While drafting on the beta server, this is the deck that I drafted the most by far, and I had really good results with it. Any time I opened a Thief of Hope or even took a first-pick Scuttling Death, I was looking to go Green so as to maximize the spirit aspect of these early picks. It is so easy to generate card advantage when every creature from turn 4 onwards will soulshift back another, which this deck will do almost every time.
The only non-spirit creature that I really liked in this deck amongst commons and uncommons was Matsu-Tribe Sniper, but seeing as he usually comes in the same run as Gnarled Mass on Magic Online, I always took the spirit. I even remember going so far as to take Dripping-Tongue Zubera over Order of the Sacred Bell and Petalmane Baku over Sakura-Tribe Springcaller… although I wouldn’t normally advise this.
Petalmane Baku does make it easier to cast those awkward double-Black removal spells and I was always looking to have one in my deck… oh, heck. Just trust me on this; he’s a hidden gem that no one understands.
I had never given much thought to drafting U/G…. Which is obviously silly, as every option should be explored. This was until Grand Prix: Bologna, and after a miserable day 1 I found myself “side event drafting” with some Frenchies. They had said that in their testing U/G was the best deck by far, and they certainly put forward a good argument.
With the absence of a pack of Champs, there was also one less pack of the Kabuto Moths and Frostwielders that used to give U/G decks nightmares. But now that there is no common like that in Saviors that can dominate the game if not removed quickly (and one less pack from which your opponent could pick up those annoying ones from), U/G is a lot more viable.
For the record, Elder Pine of Jukai is way better than Shinen of Life’s Roar in this deck, as the Blue arcane cards mean it is quite possible to filter through your whole deck by about turn 8-9. Descendent of Soramaro is also a very good combo with Elder Pine, as you will dig through to the part of your deck that is all spells very quickly if you are given a few turns of free range.
You might have noticed that there is a bit of a repetitiveness to the cards I’m mentioning here in U/G; that’s ’cause Elder Pine is the absolute stones and should never be passed under any circumstances. I have never had the chance to run Azusa, Lost but Seeking yet in this deck – although it seems like he might be okay, because the Sakura-Tribe Scout is perfectly playable with the Moonfolk and Elder Pines that you might pick up.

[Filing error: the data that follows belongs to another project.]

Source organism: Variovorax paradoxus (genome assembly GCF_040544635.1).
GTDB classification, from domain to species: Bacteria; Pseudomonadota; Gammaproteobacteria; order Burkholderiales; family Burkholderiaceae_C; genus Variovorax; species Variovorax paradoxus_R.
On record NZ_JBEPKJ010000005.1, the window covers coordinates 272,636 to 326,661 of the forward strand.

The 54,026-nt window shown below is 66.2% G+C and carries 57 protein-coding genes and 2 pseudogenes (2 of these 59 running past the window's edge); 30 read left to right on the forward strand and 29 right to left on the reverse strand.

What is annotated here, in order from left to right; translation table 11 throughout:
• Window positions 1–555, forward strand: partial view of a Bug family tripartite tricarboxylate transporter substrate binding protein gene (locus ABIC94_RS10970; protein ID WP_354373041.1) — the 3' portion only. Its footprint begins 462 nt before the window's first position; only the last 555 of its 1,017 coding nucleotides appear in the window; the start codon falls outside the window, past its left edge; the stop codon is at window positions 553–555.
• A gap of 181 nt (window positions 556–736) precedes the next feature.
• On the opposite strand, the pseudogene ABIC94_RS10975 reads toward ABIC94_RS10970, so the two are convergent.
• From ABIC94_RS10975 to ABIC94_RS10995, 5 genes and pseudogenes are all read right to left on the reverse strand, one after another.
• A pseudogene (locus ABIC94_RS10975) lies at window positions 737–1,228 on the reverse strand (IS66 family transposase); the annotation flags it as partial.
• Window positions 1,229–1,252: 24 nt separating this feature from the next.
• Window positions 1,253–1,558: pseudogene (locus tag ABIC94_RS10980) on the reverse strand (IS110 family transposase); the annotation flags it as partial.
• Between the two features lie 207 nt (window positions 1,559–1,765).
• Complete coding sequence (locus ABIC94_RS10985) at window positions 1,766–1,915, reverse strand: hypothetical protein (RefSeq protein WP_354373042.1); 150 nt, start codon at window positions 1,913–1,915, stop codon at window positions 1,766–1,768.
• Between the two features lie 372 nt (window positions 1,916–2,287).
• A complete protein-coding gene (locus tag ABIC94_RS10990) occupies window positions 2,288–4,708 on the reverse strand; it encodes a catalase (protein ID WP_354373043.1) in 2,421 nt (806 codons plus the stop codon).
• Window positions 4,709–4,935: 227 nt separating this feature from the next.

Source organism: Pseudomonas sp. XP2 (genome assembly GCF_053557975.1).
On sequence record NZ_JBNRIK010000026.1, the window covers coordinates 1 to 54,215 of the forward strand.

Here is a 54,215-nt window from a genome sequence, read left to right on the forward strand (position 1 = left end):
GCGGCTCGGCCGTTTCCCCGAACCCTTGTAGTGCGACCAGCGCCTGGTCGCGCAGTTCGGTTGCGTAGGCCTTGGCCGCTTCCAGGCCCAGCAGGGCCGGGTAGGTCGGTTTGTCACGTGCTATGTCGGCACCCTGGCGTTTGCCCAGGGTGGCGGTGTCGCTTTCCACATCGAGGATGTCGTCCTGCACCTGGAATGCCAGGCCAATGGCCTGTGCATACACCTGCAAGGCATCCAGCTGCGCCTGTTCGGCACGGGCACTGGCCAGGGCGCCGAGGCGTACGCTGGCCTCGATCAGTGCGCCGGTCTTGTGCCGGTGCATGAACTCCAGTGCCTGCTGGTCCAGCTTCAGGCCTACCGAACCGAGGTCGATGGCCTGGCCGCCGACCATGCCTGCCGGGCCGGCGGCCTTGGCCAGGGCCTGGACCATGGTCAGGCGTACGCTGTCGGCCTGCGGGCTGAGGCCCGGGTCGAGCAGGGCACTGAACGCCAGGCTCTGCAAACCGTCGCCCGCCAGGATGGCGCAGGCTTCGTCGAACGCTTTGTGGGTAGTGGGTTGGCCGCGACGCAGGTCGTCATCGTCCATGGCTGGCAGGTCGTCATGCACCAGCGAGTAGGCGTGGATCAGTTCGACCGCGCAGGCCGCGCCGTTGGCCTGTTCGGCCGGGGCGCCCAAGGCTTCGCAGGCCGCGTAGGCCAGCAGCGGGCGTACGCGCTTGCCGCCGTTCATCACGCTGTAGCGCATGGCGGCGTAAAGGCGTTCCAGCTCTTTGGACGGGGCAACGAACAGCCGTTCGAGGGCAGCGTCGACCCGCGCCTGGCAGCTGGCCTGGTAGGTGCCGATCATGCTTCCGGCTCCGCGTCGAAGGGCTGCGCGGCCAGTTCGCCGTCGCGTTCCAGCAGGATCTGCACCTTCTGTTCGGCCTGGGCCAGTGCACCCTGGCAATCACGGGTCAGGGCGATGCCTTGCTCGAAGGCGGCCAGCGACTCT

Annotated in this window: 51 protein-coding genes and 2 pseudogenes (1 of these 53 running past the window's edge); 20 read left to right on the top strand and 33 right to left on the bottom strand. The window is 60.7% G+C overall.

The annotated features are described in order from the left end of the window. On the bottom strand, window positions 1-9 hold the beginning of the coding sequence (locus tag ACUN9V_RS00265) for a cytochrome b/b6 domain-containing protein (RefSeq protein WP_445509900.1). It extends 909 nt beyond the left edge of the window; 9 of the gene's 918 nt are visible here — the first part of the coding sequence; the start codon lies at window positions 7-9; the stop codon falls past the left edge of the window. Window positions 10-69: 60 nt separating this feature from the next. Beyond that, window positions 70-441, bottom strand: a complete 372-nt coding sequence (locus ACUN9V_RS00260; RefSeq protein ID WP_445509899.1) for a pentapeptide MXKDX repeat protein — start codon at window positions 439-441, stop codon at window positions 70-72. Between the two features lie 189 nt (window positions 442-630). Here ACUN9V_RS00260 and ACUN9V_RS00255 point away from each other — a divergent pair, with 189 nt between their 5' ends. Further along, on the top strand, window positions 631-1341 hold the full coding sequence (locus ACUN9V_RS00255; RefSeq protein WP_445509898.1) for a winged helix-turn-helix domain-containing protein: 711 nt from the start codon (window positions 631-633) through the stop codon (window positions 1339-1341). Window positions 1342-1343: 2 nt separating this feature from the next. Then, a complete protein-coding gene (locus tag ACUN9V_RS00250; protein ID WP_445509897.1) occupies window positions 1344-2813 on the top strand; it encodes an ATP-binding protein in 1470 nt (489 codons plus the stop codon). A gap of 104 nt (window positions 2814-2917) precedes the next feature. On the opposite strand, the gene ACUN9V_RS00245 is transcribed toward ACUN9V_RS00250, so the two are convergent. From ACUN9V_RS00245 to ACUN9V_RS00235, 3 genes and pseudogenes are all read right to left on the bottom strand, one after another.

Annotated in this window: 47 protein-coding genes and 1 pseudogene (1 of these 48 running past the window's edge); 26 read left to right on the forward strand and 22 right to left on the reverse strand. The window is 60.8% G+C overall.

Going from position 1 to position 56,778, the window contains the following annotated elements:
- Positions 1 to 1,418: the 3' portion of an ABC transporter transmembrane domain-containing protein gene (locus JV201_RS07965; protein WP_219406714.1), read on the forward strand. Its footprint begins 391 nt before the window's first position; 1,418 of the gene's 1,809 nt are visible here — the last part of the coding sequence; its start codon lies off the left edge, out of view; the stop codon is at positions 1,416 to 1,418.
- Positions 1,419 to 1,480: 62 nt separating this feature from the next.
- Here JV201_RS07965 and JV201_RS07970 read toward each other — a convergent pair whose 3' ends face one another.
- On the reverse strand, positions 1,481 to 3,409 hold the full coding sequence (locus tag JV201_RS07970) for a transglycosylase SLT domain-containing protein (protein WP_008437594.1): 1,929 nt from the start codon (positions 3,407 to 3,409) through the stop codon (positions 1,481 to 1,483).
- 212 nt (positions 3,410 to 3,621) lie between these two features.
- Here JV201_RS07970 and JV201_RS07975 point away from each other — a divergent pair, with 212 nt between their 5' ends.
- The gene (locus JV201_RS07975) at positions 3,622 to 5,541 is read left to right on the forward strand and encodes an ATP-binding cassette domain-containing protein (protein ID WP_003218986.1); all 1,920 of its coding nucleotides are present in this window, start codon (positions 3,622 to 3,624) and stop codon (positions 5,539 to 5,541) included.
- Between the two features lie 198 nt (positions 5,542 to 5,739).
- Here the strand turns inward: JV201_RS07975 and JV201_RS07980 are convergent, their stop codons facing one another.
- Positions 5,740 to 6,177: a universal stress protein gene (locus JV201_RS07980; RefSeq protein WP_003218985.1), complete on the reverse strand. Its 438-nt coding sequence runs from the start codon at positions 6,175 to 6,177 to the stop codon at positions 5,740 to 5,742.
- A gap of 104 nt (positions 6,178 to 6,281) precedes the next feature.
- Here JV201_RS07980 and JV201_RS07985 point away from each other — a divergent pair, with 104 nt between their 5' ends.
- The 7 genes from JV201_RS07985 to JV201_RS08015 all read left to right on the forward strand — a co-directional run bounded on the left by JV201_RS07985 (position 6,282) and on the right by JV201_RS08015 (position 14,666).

Bounce spells are very very important in this deck, as it has no other forms of removal (barring Mystic Restraints). The premium bounce spell is always Consuming Vortex, but I would be more than happy to be running two Phantom Wings, as it can multi-task by making a fatty a giant fatty beats machine by casting it on your own dude. I have attacked with many flying unkillable 7/6 Okina Nightwatches in my time – and in this deck he is almost always large.
It is quite hard to build this deck, as it requires not many people to be drafting these colors around you more so than the other top decks. But when you are passed a good U/R deck, by gum is it good.
It cannot abuse soulshift at all, but obviously Blue has a lot of ways to make up for card parity (I don’t think Counsel of the Soratami has been in my sideboard in the last month or so). The sheer amount of Blue fliers means that you can save your removal for only very important creatures that your opponent might have – and a bounce spell will often be just as good as a removal spell (and sometimes better as it will kill a guy of any size for a turn).
There is a lot of hidden synergy, too. It mostly revolves around having a Frostwielder in play and being able to untap him a bunch of times with Teller of Tales or Freed from the Real, which is obviously the stones. I have seen Freed from the Reel on a Kiki-Jiki, Mirror Breaker, too, which is very unfair.
Most of the picks in the early sets haven’t really changed that much; it’s just that the deck has held its power level from CCC and it is now one of the best I believe.
You might notice that amongst these top 5 decks are every combination of red, Green and Blue – which are, for me at least, the three most powerful colors. Not to say that White and Black are unplayable, but they have certainly taken a really big hit as far as depth of top-rated commons go. In CCB, W/B was my favorite deck to draft, as it had so much synergy with spiritcraft and soulshift and was arguably the deepest two colors in both sets. The problem it now has is that there are no good spirits in pack 3. Not that there aren’t okay cards to play – far from it – but they’re not spirits, so your average W/B deck is now just a bunch of cards with no synergy.
My next two least favorite color combinations are R/B and W/R. I can’t remember the last time I ever won a match with either of these decks and it has got to the point that I will not take a fourth-pick Befoul if my first three picks are red, no matter how open Black seems to be. W/R is a little better, but not by much; it can never be drafted as a control deck, but most of the time doesn’t have enough punch to win by turn 8 every game. That’s not to say that these decks will always be bad, but I make a real effort to avoid them and I would suggest that you do the same.